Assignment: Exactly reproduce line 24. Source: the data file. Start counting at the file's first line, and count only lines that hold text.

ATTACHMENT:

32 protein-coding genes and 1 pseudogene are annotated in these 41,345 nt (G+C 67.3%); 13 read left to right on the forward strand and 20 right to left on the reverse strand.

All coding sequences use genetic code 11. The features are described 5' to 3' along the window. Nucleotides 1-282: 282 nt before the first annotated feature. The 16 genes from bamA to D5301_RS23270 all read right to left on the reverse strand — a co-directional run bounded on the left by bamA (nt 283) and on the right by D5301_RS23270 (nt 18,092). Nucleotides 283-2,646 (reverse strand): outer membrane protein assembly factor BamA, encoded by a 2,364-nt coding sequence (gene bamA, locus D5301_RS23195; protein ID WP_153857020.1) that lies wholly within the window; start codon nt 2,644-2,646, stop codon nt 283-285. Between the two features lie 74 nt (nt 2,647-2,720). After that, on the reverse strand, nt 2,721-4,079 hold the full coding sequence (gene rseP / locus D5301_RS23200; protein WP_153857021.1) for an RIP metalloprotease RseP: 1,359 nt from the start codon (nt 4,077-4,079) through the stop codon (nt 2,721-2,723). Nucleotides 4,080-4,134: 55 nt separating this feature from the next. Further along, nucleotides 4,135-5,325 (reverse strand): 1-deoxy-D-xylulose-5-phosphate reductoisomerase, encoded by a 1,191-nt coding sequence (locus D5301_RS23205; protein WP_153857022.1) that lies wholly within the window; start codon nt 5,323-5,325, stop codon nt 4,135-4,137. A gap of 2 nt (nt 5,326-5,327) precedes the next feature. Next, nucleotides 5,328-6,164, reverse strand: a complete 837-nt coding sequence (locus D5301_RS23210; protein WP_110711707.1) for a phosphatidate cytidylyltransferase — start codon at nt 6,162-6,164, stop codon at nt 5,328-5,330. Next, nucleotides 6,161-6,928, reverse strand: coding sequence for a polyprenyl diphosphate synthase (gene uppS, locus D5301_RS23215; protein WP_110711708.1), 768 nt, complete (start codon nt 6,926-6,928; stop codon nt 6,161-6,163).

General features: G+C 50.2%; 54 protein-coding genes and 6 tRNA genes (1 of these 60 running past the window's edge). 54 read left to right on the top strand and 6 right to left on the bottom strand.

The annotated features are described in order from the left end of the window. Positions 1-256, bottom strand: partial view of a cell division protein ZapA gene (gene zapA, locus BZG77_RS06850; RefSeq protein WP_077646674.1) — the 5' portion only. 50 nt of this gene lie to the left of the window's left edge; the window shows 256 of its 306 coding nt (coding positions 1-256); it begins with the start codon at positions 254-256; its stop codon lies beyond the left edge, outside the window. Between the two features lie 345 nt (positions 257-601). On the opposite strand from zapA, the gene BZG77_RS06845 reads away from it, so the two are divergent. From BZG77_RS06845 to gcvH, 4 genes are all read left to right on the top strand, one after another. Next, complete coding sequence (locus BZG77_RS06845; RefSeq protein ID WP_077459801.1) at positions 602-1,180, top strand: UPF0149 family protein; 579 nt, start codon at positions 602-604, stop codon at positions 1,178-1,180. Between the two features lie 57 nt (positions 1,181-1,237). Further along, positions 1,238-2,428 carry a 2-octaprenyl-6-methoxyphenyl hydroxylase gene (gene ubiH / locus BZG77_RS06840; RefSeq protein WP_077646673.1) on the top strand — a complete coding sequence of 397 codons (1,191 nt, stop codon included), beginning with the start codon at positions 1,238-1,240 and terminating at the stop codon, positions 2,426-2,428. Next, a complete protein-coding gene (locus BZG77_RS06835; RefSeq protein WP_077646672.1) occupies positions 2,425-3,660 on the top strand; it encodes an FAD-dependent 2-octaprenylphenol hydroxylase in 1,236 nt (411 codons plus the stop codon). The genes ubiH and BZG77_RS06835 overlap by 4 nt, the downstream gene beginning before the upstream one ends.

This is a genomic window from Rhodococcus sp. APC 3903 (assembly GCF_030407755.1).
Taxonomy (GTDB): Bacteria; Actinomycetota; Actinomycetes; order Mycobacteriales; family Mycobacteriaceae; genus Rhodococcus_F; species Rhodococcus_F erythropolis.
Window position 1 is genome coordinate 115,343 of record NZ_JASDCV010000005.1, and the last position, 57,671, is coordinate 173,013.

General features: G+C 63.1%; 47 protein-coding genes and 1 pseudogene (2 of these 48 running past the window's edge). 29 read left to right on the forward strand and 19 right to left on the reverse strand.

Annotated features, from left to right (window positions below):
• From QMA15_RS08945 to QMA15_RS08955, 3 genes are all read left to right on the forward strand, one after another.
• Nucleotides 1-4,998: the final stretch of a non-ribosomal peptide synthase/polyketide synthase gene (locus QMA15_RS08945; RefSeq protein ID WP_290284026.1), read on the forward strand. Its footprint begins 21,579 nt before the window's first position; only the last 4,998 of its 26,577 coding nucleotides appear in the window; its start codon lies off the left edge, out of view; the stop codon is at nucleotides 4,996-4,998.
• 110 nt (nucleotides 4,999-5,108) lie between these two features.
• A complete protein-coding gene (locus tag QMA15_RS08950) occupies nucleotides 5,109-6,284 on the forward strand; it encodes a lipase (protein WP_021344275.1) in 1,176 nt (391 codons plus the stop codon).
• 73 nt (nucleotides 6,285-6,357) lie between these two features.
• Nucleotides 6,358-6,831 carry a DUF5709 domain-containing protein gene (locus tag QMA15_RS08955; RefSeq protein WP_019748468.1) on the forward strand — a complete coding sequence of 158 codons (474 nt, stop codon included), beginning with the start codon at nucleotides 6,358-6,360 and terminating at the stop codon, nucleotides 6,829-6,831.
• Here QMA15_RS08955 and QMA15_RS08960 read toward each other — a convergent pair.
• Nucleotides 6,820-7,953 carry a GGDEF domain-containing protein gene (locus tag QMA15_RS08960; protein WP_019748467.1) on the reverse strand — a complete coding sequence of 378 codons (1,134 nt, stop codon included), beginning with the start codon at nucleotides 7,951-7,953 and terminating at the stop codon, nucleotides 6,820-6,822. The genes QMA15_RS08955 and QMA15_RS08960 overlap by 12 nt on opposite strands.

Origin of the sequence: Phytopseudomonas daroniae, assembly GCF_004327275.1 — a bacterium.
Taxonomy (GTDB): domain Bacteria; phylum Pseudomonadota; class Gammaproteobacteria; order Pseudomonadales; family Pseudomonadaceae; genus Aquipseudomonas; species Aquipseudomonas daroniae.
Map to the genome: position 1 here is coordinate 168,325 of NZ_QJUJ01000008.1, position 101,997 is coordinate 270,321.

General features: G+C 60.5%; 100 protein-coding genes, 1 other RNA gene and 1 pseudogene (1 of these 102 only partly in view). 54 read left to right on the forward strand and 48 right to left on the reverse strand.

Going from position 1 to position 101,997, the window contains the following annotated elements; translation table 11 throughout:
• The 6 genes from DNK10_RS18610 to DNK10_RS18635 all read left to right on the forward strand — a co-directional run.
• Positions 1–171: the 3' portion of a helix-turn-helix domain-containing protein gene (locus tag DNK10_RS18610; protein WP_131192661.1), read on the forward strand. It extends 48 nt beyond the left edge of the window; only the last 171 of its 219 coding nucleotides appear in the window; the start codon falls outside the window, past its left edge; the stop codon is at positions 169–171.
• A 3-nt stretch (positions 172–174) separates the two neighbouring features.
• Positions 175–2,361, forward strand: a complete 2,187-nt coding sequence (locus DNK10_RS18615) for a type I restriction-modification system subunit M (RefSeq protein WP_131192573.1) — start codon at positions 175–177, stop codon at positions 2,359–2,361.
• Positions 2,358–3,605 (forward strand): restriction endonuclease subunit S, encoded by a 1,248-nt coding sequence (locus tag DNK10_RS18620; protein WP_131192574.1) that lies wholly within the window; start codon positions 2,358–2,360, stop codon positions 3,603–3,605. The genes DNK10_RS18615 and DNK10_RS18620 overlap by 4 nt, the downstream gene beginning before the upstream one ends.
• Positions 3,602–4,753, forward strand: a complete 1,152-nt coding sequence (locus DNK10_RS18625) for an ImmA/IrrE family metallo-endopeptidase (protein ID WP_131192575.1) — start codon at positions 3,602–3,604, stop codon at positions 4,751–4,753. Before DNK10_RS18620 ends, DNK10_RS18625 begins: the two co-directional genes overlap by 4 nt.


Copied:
• Positions 1–171: the 3' portion of a helix-turn-helix domain-containing protein gene (locus tag DNK10_RS18610; protein WP_131192661.1), read on the forward strand. It extends 48 nt beyond the left edge of the window; only the last 171 of its 219 coding nucleotides appear in the window; the start codon falls outside the window, past its left edge; the stop codon is at positions 169–171.